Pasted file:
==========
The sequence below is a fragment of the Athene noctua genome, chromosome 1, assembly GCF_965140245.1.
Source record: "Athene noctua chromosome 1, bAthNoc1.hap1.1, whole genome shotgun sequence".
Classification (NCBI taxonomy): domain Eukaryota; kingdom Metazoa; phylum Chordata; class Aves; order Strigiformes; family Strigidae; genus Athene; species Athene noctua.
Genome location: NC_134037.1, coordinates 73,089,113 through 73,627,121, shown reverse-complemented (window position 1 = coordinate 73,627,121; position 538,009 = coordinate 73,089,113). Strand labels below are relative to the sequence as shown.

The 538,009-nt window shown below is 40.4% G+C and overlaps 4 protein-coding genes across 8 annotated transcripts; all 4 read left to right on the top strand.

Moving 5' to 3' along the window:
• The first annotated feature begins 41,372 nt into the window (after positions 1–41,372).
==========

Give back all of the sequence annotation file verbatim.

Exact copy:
The sequence below is a fragment of the Athene noctua genome, chromosome 1, assembly GCF_965140245.1.
Source record: "Athene noctua chromosome 1, bAthNoc1.hap1.1, whole genome shotgun sequence".
Classification (NCBI taxonomy): domain Eukaryota; kingdom Metazoa; phylum Chordata; class Aves; order Strigiformes; family Strigidae; genus Athene; species Athene noctua.
Genome location: NC_134037.1, coordinates 73,089,113 through 73,627,121, shown reverse-complemented (window position 1 = coordinate 73,627,121; position 538,009 = coordinate 73,089,113). Strand labels below are relative to the sequence as shown.

The 538,009-nt window shown below is 40.4% G+C and overlaps 4 protein-coding genes across 8 annotated transcripts; all 4 read left to right on the top strand.

Moving 5' to 3' along the window:
• The first annotated feature begins 41,372 nt into the window (after positions 1–41,372).